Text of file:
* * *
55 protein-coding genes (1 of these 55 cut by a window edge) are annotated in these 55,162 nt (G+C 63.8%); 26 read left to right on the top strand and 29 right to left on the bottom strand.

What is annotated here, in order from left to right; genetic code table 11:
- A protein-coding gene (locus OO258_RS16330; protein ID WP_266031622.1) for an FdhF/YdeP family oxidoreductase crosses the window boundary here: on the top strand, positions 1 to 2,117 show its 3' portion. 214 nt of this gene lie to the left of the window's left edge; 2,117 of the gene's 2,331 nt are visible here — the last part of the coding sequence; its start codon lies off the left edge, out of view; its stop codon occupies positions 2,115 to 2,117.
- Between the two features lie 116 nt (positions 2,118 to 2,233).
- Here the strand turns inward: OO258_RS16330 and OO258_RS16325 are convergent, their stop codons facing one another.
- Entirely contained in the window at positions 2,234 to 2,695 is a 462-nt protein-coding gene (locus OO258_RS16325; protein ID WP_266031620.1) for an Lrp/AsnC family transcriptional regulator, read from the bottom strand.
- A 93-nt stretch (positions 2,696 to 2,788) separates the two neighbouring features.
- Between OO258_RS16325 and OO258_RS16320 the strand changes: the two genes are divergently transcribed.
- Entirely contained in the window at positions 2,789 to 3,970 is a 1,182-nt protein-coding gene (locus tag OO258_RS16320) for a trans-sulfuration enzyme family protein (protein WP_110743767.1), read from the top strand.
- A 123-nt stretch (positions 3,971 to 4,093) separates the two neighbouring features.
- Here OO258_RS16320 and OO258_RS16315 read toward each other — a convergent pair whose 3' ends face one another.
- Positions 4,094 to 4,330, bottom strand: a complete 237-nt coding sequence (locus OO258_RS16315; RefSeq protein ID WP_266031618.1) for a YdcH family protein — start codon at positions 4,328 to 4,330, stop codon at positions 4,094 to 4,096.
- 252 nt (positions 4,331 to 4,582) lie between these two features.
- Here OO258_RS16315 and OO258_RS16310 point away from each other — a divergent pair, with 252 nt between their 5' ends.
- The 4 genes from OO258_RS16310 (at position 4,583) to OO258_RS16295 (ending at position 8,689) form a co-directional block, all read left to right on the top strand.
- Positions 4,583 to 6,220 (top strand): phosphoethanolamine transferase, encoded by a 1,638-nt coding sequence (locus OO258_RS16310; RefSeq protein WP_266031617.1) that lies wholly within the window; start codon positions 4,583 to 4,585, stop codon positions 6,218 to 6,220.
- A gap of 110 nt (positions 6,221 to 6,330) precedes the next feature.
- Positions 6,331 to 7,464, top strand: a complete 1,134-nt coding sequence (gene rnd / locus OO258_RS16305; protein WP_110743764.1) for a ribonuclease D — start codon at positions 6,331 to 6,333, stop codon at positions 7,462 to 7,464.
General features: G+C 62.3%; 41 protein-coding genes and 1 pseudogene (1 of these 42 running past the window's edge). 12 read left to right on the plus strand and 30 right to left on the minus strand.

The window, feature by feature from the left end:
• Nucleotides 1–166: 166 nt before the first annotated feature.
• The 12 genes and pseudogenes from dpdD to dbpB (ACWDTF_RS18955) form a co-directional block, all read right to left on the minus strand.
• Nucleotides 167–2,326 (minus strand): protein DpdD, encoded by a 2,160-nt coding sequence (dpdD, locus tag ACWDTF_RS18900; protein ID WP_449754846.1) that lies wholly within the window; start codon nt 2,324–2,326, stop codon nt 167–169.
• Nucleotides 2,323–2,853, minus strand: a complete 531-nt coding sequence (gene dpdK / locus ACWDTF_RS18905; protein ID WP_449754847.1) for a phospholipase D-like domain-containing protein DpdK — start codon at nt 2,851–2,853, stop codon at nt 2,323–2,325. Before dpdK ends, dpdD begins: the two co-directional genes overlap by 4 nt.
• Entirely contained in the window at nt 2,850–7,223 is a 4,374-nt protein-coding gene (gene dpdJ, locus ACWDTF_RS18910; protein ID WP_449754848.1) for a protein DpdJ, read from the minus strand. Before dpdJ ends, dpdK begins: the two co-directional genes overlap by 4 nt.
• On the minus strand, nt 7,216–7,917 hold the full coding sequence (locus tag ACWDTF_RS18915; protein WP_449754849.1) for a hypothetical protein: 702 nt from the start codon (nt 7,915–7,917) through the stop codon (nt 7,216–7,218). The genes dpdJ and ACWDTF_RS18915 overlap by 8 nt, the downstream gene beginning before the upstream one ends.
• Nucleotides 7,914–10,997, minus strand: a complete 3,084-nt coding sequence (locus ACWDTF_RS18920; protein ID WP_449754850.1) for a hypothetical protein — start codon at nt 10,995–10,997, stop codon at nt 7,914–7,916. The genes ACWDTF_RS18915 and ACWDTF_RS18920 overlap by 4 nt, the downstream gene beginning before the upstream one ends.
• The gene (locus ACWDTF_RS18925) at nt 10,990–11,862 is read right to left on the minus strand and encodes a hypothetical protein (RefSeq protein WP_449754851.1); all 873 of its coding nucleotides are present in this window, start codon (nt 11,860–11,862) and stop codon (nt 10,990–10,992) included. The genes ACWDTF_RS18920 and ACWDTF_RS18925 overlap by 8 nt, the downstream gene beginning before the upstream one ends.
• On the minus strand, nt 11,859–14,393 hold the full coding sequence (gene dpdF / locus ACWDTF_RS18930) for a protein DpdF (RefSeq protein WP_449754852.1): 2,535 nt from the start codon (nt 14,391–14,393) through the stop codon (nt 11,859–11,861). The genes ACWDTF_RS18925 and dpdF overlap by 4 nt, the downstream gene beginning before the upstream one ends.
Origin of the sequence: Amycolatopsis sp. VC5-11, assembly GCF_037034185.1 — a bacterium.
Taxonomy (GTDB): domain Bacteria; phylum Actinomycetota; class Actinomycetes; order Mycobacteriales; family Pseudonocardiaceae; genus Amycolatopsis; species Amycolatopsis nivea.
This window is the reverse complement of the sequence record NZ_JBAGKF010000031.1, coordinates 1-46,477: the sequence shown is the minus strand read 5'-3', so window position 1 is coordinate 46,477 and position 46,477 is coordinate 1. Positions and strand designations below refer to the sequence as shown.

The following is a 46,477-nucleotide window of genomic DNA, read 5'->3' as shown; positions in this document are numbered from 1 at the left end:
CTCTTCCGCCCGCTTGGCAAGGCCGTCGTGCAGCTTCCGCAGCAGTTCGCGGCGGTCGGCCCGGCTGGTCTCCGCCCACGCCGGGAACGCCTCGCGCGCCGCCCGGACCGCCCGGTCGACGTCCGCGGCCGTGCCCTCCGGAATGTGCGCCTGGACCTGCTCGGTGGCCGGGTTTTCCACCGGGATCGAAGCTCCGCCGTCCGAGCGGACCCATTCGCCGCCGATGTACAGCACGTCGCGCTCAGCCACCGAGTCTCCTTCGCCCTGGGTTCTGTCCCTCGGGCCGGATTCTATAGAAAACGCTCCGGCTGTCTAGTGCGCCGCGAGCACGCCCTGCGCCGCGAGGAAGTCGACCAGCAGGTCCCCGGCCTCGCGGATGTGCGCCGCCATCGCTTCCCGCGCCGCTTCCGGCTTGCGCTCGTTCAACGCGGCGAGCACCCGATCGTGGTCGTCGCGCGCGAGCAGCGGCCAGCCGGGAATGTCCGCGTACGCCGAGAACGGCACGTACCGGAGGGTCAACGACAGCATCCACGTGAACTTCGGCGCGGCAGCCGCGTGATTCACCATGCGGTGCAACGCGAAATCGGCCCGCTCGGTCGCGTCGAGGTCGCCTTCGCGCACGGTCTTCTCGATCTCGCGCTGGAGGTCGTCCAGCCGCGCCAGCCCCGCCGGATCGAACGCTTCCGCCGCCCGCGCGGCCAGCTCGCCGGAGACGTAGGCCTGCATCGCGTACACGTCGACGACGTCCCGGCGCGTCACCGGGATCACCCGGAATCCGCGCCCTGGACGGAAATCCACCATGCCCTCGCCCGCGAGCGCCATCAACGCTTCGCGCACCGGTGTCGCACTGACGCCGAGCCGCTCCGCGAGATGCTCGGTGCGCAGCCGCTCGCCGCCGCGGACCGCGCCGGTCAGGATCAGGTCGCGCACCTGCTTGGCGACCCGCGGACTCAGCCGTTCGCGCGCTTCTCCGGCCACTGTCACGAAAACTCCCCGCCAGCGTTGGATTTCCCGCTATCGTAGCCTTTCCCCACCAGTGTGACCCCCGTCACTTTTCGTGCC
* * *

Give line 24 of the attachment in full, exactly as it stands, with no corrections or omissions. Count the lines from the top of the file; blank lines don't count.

• Nucleotides 2,323–2,853, minus strand: a complete 531-nt coding sequence (gene dpdK / locus ACWDTF_RS18905; protein ID WP_449754847.1) for a phospholipase D-like domain-containing protein DpdK — start codon at nt 2,851–2,853, stop codon at nt 2,323–2,325. Before dpdK ends, dpdD begins: the two co-directional genes overlap by 4 nt.